Bang Olufsen quality at the forefront


Beogram 4000 (1972)

The devices are always spectacular with clean lines that spurn anything superfluous. The final result never yields to the look of the moment, favouring a timeless feel. It’s Bang & Olufsen’s quest for excellence which makes this company unique, a uniqueness that goes all the way back to its creation 85 years ago.

Head office (2011)The farm (1927)
Peter Bang, born early in the twentieth century, was not educated as a designer, but as an engineer. He was passionate about radios and new technological innovations. Svend Olufsen et Peter Bang (1932)His father Camilo Cavour, a prosperous merchant in Copenhagen, was one of the first Danes to own a car, to have electric lighting, a telephone, and a gramophone. The values prioritized by his company : diligence, innovation, and good employee relations, will influence Peter. With his degree in hand, Peter travelled to the United States to learn about the fledgling radio industry. (Radio was invented in 1907 by Lee De Forest). When he returned to Denmark, he was invited to work with an old university friend Svend Olufsen. Similar to Steve Jobs (Apple) and Bill Gates (Microsoft), Olufsen working station was at home in his attic. Together, the two young men developed their first device, an electric radio receiver. In 1925, the Bang & Olufson company opened its doors. Olufsen’s father, an MP, invested in the business and Bang’s father became its president, a position he held for many years. The collaboration of the two families would be an enduring one.

 ‘Courage to constantly question the ordinary in search of surprising, long-lasting experiences’  (Peter Bang)

Mains Receiver (1925)Eliminator (1927)Streamlined Beolit (1938)
Success came quickly. In 1927 they developed a device called the Eliminator. As its name would suggest, it eliminated the need for batteries; this radio could operate on electricity, a truly revolutionary concept! Two years later, Bang’s cousin Harald Linnet invented the Five Lamper (it contained five tubes), a second-generation radio encased in an elegant walnut and maple cabinet which could be connected to an electric outlet. New models followed one after another, each more innovative than the last. The radio-gramophone, for example, was a two-in-one that cost the equivalent of a year’s salary for the average Danish worker! Next came the phonograph with its automatic record changer, then the Bakelite radio, made of a plastic developed 30 years earlier but never before used in this capacity. It was highly innovative at the time. The speaker grills were inspired by the radiator grille in the Buick owned by Peter’s father. The way they named their devices was also established, starting with the BeoLit 39. Almost every new device which followed would be named Beo (as in B and O): Beocord, Beomaster, Beogram, Beovision. This naming system simplified the registration process for the exportation of their products and may sound familiar to Apple devotees (iPods, iPhones, iPads).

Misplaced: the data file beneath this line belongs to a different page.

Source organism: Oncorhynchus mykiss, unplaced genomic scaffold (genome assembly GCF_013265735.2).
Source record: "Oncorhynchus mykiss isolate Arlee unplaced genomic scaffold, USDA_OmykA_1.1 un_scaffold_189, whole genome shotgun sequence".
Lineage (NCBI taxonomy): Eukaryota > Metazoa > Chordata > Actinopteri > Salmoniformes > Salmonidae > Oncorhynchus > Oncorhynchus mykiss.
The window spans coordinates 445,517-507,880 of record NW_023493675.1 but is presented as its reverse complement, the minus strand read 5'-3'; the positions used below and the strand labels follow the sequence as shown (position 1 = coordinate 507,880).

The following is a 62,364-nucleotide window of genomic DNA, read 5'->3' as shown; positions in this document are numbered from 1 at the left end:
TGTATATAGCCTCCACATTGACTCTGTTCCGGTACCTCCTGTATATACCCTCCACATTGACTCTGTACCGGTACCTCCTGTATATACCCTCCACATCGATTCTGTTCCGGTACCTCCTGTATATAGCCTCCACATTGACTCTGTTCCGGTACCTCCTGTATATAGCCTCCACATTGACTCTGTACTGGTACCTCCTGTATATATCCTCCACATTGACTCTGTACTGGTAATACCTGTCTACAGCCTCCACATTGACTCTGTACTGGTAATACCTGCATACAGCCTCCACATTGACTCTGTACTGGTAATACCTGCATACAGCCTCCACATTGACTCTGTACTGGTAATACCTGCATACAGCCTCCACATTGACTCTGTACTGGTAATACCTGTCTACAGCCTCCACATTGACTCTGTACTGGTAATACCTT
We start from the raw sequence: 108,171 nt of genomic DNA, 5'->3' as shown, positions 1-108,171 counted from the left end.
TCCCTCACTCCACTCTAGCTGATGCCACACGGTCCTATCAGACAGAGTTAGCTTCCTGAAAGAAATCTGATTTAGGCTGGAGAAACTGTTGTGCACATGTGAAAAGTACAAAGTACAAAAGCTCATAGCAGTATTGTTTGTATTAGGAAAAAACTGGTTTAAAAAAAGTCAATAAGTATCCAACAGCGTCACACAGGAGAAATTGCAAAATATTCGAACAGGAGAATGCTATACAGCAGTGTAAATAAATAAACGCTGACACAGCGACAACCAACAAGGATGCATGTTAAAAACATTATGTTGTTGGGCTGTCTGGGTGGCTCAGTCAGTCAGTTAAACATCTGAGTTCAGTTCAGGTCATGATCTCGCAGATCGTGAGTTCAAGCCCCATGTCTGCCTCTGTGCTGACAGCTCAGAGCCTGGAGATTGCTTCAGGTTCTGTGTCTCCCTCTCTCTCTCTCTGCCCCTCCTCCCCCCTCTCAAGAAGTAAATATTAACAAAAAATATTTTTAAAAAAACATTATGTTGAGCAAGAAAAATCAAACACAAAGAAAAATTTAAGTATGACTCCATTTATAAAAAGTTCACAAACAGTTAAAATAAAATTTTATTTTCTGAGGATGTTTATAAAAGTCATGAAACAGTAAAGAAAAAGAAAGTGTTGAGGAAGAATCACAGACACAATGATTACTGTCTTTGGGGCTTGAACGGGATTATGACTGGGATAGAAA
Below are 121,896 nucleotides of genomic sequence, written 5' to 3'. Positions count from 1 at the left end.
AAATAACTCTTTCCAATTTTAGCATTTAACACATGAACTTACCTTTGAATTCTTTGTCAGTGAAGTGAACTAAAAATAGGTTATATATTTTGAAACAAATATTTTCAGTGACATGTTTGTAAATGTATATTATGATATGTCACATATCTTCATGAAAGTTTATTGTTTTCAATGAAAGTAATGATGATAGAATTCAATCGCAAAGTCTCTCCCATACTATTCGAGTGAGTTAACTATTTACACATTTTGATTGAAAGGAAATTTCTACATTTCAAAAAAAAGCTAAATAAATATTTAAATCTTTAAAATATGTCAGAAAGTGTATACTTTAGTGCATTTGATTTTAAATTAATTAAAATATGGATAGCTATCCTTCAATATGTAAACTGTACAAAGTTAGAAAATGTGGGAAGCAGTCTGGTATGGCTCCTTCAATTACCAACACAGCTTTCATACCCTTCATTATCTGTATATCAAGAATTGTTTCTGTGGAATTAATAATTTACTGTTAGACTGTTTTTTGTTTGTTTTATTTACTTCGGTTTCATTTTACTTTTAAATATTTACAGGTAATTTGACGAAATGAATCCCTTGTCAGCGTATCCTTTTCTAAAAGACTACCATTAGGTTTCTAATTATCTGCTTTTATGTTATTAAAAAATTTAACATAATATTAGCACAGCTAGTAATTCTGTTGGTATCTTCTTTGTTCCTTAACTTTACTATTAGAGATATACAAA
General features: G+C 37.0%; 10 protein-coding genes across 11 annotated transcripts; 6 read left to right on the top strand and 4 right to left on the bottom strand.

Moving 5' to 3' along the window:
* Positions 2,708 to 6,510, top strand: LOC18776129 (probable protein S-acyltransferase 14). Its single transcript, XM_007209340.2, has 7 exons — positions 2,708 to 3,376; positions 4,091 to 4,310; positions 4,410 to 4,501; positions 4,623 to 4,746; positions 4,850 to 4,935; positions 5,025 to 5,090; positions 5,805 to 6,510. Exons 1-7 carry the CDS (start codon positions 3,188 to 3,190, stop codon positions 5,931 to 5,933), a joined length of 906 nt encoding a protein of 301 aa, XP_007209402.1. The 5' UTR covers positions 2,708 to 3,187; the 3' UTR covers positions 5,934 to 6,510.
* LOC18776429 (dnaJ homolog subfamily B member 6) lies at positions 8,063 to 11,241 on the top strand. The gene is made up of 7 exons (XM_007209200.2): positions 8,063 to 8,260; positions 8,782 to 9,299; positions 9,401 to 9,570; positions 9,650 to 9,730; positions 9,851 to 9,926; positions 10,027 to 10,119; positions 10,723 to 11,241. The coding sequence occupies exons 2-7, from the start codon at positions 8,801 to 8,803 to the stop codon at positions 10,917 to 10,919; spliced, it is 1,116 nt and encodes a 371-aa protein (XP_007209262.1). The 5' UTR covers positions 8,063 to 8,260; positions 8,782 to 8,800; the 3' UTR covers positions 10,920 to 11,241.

Beomaster 1900 (1975)

The war slowed the company’s development. Bang stayed at the factory in Struer during the Nazi occupation while Olufsen joined the resistance in Copenhagen. In the end, the Germans destroyed the B & O installations in retaliation against these courageous entrepreneurs who had refused to be Nazi collaborators. In 1945, B & O began the difficult task of reconstruction and they began manufacturing electric razors in place of radios because of a tube shortage. In 1947, they launched the Beocord 84U, the first recording device manufactured for the general public. Television (1950)They also made their mark in the motion picture industry with their Cinemachine, in 1950 they produced their first television. Six years later, B & O microphones were installed at the UN in New York City! Obviously, their product range was expanding. The radio was no longer the company’s sole interest, but they did remain in the audiovisual field. The advent of each new device was an opportunity for innovation or even revolution.

Following the premature deaths of the founders, Olufsen in 1949 and Bang in 1957, the company continued to innovate. Four designers were largely responsible for maintaining the B & O sprit: Ib Fabiansen, between 1959 and 1964, Henning Moldenhawer (1964-1970), Jacob Jensen (1967-1985) and David Lewis, for the past thirty years. David Lewis (1991)(Lewis just died on November 11, 2011, as this article was being written). He was the creator responsible for several of B & Os flagship products like the Beocenter 9000, where secondary controls not directly relevant to the operation at hand were removed; the Beosystem 2500, that rethought how CDs were presented and played; the Beosound 9000 with its motorized six-CD changer; and the Beolab 5, with unparalleled sound reproduction quality from speakers that don’t look like speakers. One of Lewis’s creations even found its way to the Metropolitan Museum of Modern Art (MoMA) in New York. This amazing feat had also been realized a few times by designer Jensen in the 70s, so it’s not surprising that the idea of design is so intimately associated with B & O.

Today, Bang & Olufsen continues to innovate and amaze with their characteristic aesthetic, while bearing in mind this quote from Peter Bang: “A never failling will to create only the best.”

Beosound 9000 (1996)Beosystem 2500 (1991)